Four years ago, Head coach Tim Winegard revived the Colorado Mesa University hockey program that had been dormant for ages. Trying to get people in the Western Slope to play proved to be a challenge in itself, let alone the daunting task of rebuilding a program from nothing.
Two years into the program’s resurgence came two men from the Midwest ready to improve the hockey culture in Grand Junction, and they struck gold with a way to get the interest of the community.
“Going into our first full season we wanted to instill more of a hockey culture here,” captain Chase Engdahl said. “Just from past experiences to get involved and create that community around hockey is to do some fundraiser event. We thought up some ideas and liked Pink the Rink. I’ve seen some success with it in other organizations. From there we had to start hitting the pavement.”
At a backyard barbecue hosted by Winegard, Engdahl and teammate Tony Falcon, the team decided to create an event their community could rally behind in Pink the Rink, a fundraiser for breast cancer awareness. A great idea, but one that faced challenges early on.
“It was difficult getting sponsors for the event early on,” Falcon said. “It was just an idea in our head that we were trying to put on. We didn’t have anything to back it when we try to go to different places and try to get sponsors.”
The team found a sponsor in U.S. Bank. With their financial help, the event was able to take place. Combined with all the shirt sales, raffle tickets for the special jerseys worn at the game and donations, the team raised $10,000 for St. Mary’s hospital, the largest donation sum outside of charity events held by the hospital staff itself.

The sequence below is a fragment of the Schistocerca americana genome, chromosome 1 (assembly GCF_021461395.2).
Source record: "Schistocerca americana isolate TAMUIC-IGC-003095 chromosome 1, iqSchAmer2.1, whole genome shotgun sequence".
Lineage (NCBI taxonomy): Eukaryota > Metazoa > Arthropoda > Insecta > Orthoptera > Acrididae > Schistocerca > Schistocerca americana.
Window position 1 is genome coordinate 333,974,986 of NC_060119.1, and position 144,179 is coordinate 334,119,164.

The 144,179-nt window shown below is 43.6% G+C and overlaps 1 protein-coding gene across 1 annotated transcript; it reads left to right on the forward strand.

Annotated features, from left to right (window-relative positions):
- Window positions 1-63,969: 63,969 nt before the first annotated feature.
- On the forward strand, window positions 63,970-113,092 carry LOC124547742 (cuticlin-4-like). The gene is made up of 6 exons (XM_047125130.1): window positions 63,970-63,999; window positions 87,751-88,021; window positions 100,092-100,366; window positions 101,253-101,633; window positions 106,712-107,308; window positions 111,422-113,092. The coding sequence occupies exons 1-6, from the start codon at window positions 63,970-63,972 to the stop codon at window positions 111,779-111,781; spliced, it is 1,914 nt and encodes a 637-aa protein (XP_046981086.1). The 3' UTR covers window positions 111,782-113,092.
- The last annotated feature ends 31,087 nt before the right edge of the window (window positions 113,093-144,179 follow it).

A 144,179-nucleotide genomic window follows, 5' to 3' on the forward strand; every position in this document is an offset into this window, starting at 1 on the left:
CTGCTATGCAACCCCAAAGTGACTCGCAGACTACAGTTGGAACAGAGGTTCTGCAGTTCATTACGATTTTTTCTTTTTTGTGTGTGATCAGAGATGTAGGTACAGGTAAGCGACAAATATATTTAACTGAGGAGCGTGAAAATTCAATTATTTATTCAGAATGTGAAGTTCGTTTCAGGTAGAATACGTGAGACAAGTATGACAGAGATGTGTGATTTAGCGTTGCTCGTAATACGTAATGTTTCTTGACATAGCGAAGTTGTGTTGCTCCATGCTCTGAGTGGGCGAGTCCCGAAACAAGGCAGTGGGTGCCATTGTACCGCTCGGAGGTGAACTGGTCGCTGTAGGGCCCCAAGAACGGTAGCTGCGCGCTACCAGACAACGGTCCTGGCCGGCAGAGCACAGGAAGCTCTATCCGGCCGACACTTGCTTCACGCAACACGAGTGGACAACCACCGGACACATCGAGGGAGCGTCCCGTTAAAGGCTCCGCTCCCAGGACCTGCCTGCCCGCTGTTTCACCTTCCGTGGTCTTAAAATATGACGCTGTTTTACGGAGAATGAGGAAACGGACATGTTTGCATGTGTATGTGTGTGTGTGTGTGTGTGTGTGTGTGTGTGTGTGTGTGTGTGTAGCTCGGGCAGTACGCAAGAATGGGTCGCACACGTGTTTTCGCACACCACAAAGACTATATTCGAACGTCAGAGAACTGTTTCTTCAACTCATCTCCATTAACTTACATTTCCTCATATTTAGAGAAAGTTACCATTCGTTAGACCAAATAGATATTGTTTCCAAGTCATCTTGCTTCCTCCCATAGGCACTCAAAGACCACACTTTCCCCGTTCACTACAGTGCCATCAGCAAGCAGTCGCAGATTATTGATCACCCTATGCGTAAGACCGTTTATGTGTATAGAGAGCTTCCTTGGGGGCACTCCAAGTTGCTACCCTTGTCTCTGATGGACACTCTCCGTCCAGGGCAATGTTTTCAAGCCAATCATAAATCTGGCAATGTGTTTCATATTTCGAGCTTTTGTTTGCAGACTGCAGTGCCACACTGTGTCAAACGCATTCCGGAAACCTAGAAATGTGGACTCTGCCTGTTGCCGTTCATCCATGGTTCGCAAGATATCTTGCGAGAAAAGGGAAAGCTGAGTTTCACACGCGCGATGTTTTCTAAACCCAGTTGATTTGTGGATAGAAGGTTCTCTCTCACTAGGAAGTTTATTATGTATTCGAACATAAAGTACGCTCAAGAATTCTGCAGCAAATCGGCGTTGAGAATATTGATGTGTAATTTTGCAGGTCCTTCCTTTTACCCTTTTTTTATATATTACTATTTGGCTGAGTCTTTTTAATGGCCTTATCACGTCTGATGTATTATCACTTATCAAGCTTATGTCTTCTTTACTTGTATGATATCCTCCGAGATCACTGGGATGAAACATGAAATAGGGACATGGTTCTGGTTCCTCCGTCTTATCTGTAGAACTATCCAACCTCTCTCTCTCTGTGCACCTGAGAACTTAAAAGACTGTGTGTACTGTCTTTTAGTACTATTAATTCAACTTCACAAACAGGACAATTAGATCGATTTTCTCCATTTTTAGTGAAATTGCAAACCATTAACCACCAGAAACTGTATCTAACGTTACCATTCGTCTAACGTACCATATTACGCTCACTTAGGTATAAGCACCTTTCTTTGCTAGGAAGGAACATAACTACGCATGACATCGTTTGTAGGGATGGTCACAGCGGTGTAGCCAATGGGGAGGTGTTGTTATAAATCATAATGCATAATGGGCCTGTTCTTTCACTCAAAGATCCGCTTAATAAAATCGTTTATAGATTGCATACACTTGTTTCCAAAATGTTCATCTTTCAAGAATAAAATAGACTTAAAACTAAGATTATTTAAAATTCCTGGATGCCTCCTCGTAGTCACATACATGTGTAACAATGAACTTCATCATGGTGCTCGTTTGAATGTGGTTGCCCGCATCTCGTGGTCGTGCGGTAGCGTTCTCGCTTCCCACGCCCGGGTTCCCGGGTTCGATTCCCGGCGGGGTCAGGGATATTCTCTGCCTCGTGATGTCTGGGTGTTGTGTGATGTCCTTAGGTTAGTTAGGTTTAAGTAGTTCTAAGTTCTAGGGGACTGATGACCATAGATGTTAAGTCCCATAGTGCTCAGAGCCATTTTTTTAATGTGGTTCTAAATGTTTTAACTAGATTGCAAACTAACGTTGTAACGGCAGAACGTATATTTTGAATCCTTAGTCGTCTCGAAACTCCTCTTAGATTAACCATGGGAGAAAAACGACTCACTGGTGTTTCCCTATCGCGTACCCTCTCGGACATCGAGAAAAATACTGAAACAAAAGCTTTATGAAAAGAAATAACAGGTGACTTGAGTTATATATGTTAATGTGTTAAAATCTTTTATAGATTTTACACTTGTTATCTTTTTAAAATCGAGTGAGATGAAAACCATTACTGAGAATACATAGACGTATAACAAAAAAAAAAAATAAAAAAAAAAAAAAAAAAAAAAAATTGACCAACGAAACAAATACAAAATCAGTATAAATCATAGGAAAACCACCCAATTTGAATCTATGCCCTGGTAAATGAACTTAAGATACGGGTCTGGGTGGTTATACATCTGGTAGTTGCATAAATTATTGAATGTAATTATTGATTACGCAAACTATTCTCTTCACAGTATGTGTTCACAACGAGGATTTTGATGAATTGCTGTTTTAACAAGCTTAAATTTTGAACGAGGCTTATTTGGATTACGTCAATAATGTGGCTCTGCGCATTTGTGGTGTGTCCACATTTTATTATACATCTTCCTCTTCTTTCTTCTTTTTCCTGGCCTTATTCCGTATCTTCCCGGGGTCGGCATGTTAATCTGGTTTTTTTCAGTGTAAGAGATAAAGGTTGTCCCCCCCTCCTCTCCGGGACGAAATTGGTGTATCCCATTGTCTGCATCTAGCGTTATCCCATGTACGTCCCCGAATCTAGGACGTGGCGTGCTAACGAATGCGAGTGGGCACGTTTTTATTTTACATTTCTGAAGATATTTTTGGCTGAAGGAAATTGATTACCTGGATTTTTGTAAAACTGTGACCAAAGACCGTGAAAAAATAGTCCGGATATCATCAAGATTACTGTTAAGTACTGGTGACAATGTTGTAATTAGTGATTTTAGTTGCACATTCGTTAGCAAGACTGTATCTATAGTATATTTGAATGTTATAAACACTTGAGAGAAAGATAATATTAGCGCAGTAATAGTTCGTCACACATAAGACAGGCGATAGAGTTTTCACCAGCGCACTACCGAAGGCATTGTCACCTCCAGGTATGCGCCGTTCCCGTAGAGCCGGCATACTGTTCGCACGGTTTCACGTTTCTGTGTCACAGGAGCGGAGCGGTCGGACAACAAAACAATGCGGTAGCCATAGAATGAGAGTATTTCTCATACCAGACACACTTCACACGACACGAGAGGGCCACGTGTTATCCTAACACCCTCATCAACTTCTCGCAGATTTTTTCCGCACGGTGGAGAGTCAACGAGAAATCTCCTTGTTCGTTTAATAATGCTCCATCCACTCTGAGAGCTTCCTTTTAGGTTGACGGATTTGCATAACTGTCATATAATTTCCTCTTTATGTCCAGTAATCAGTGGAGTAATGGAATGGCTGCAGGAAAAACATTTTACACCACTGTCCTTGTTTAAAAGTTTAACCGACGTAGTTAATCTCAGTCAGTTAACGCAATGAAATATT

“The charity that the boys picked, it is a community charity,” Winegard said. “It doesn’t go to cancer research. It doesn’t go where who knows where the money is siphoned off to. This goes directly to people in the Western Slope community who need help.”
Helping the local community is what the hockey team does better than any other team at Colorado Mesa University does. Not only with Pink the Rink, but with the coat drive as well, which began thanks to Winegard’s wife four years ago. As a third grade teacher, she noticed kids who didn’t want to go out to recess during the cold months because they didn’t have a jacket. She approached Winegard with the idea of waving five dollars off a game ticket if the person brought a coat to donate. Year one brought around 70 coats. Last year the total amount of coats donated was 376.
“I think the community is happy to do things like that again because they can see where it’s actually going,” Winegard said. “It’s going out to a little child who doesn’t want to go out to recess because he’s cold.”
Servants of the community one and all, the team raises money to battle breast cancer and give kids in need proper attire for the winter months. This team acknowledges while being on the rink is their passion, the responsibility of being a player representing CMU goes past their games at Glacier Ice Arena.
“Being part of a team means being part of something bigger than yourself,” Winegard said. “That’s how you win in sports, whether it’s hockey or any other sport; but that’s how you win in life. You have to be a part of something bigger than yourself. Yourself doesn’t come first. You are here to serve other people.”
The hockey team never puts itself first. That’s why CMU students can see them huddled around to foldable tables in the plaza with their new jerseys on for this year’s Pink the Rink event selling merchandise they worked hard to get.
None of the profit made from sales of it goes back to the program or players. It all goes back to the community. Fans should cheer on a team that represents a community in a positive light. It doesn’t get more positive than what the hockey team does for the community it represents.